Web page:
The opinion of the court was delivered by: Honorable Larry Alan Burns United States District Judge
ORDER ADOPTING REPORT AND RECOMMENDATION; AND ORDER AMENDING ORDER ISSUED FEBRUARY 21, 2008 [Docket nos. 17, 19, 20, 24, 65]
Plaintiff, a prisoner proceeding pro se, brought claims under 42 U.S.C. §§ 1983 and 1985 for alleged violations of his rights to equal protection, due process, and freedom from cruel and unusual punishment. This matter was referred to Magistrate Judge Nita L. Stormes for report and recommendation pursuant to 28 U.S.C. § 636 and Civil Local Rule 72.1(d). Defendants filed a non-enumerated motion under Fed. R. Civ. P. 12(b) seeking an order dismissing the complaint, granting judicial notice of certain facts, and charging Plaintiff with a strike under 28 U.S.C. § 1915(g). Defendants asserted various grounds for dismissal, including failure to exhaust, failure to state a claim, and qualified immunity. Following briefing, Judge Stormes issued her report and recommendation (the "R&R").
The R&R notified Plaintiff of his right to object, and cautioned him that failure to object within the time permitted might waive his appellate rights. A district judge "may accept, reject, or modify the recommended decision, receive further evidence, or recommit the matter to the magistrate judge with instructions" on a dispositive matter prepared by a magistrate judge proceeding without the consent of the parties for all purposes. Fed. R. Civ. P. 72(b); see also 28 U.S.C. §636(b)(1). A party objecting to the recommended disposition of the matter may "serve and file specific objections to the proposed findings and recommendations," and "a party may respond to another party's objections." Rule 72(b). "[T]he court shall make a de novo determination of those portions of the report or specified proposed findings or recommendations to which objection is made." 28 U.S.C. §636(b)(1). United States v. Reyna-Tapia, 328 F.3d 1114, 1121 (9th Cir. 2003) (en banc) ("The statute makes it clear that the district judge must review the magistrate judge's findings and recommendations de novo if objection is made, but not otherwise.")
Plaintiff filed his objections ("Objections") on February 22, 2008 and the same day filed an ex parte application (the "Application") for leave to amend his complaint. Defendants filed no objections of their own, but did reply to Plaintiff's objections, arguing he should not be given leave to amend his complaint.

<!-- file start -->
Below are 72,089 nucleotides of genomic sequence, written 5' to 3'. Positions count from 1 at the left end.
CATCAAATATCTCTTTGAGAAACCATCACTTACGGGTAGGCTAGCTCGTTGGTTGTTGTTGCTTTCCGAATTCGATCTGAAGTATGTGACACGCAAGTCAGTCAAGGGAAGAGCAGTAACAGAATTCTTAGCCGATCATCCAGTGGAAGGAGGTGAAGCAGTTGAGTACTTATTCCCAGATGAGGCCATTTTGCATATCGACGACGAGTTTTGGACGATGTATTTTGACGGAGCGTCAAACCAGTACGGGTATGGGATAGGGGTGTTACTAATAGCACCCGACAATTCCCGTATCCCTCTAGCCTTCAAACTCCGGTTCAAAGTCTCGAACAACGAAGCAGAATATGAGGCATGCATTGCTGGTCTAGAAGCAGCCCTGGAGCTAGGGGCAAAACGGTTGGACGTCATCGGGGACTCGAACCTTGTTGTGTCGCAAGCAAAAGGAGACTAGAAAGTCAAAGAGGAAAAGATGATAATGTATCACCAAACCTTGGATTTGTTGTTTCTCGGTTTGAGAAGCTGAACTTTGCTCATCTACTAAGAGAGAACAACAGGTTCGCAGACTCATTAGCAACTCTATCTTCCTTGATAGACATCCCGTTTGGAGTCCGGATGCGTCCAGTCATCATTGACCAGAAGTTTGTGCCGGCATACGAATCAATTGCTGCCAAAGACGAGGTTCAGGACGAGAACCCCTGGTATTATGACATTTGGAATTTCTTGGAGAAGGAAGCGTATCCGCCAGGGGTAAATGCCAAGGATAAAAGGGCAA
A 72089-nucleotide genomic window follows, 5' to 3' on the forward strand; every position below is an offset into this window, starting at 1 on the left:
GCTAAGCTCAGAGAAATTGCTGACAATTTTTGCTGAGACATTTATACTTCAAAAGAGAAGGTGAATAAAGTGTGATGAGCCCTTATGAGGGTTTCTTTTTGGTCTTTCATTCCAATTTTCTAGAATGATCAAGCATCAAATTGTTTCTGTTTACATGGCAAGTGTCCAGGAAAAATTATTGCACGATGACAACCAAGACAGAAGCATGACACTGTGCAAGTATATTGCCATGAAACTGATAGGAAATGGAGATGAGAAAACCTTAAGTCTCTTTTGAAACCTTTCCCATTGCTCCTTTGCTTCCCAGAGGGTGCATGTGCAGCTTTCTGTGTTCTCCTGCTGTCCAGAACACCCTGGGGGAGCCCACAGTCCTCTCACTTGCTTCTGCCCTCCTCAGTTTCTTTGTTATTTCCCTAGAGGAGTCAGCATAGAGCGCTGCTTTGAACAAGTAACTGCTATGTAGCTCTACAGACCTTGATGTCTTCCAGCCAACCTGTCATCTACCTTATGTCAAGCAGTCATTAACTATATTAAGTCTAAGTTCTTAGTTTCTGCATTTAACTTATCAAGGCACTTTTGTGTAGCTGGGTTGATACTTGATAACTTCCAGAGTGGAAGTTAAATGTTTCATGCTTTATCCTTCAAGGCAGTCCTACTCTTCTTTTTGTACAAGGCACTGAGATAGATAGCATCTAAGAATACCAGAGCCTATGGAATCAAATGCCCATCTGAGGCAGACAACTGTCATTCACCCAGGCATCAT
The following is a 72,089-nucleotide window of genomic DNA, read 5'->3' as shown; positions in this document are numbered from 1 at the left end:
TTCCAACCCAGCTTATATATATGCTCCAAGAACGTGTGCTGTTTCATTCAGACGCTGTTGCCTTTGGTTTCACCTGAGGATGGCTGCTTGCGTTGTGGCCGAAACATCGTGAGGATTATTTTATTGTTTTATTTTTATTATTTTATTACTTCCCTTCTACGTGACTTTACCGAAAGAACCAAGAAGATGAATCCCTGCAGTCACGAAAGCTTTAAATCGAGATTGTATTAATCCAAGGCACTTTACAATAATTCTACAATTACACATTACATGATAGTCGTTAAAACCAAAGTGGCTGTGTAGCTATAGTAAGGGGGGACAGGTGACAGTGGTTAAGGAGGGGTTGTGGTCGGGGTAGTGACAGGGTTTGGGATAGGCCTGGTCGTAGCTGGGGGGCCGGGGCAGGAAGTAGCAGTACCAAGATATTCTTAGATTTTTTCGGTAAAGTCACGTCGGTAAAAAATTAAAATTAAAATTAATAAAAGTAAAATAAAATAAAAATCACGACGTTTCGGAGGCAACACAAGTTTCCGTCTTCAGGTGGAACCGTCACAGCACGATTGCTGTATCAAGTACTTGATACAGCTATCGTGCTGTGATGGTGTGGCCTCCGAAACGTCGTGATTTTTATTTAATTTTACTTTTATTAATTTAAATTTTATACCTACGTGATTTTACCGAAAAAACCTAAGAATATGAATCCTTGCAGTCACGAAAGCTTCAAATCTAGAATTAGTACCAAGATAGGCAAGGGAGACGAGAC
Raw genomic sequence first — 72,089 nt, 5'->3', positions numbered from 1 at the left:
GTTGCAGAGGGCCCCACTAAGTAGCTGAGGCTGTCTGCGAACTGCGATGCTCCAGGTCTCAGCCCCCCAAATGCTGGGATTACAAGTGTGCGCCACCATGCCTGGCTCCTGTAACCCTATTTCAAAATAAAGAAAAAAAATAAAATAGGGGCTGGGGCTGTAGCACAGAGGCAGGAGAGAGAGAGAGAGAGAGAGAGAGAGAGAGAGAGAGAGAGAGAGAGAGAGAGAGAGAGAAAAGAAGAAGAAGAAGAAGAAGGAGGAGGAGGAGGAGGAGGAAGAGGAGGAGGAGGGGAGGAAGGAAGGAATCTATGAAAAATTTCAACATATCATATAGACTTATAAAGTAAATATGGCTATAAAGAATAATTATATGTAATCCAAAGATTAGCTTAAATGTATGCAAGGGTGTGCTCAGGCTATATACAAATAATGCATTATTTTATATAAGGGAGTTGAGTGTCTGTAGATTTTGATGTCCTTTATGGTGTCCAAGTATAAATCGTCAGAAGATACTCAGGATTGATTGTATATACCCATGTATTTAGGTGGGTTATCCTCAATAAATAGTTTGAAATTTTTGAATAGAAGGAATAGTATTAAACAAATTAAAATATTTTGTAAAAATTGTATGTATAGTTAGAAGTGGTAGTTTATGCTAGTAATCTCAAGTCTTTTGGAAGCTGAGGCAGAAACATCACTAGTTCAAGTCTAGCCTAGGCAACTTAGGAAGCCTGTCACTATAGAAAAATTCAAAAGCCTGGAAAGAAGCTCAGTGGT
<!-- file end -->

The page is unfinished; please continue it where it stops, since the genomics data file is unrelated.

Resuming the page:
The R&R recommended denial of Defendants' motion in most respects, except that it recommended dismissal of Plaintiff's due process and equal protection claims with leave to amend. Plaintiff's Objections are generalized, setting forth his understanding of the facts and the requesting leave to amend the complaint to better explain his position. In his Application, Plaintiff concedes he has not adequately pleaded his due process and equal protection claims. In essence, Plaintiff's objection explains what he intends to include in his amended complaint.
Plaintiff's Objections are therefore OVERRULED AS MOOT. Page 5, line 11 of the R&R is modified to say that "defendants 'have the burden of raising and proving the absence of exhaustion.'" The Court ADOPTS the R&R as modified.
As set forth in the R&R, Defendants' motion to dismiss is GRANTED IN PART AND DENIED IN PART:
1. Plaintiff's due process and equal protection claims are DISMISSED WITHOUT PREJUDICE.
2. Defendants' motion to dismiss for failure to exhaust and because of their qualified immunity is DENIED WITHOUT PREJUDICE.
3. In all other respects, their motion is DENIED.
Plaintiff's request for judicial notice of 15 C.C.R. § 1 is GRANTED.
Although both parties have represented to the Court that Plaintiff needs leave to amend his complaint, a review of the docket shows Defendants never answered or filed a motion for summary judgment. The Court therefore notes Plaintiff was not required to seek leave to amend his complaint, because under Fed. R. Civ. P. 15(a)(1), he may do so once as a matter of right. See Rhoades v. Avon Products, Inc., 504 F.3d 1151, 1158 (9th Cir. 2007) (citing Miles v. Dep't of Army, 881 F.2d 777, 781 (9th Cir. 1989)) (holding a motion to dismiss is not a responsive pleading within the meaning of Rule 15(a)).
For this reason, the Court RECONSIDERS and its order issued February 15, 2008 denying leave to amend, and AMENDS that order to DENY AS MOOT Plaintiff's motion for leave to supplement his complaint.
Plaintiff's Application is GRANTED to the extent he seeks leave to amend his complaint to add or clarify factual allegations in support of his claims. Plaintiff's request for judicial notice included in his Application is DENIED AS MOOT, because the Court ...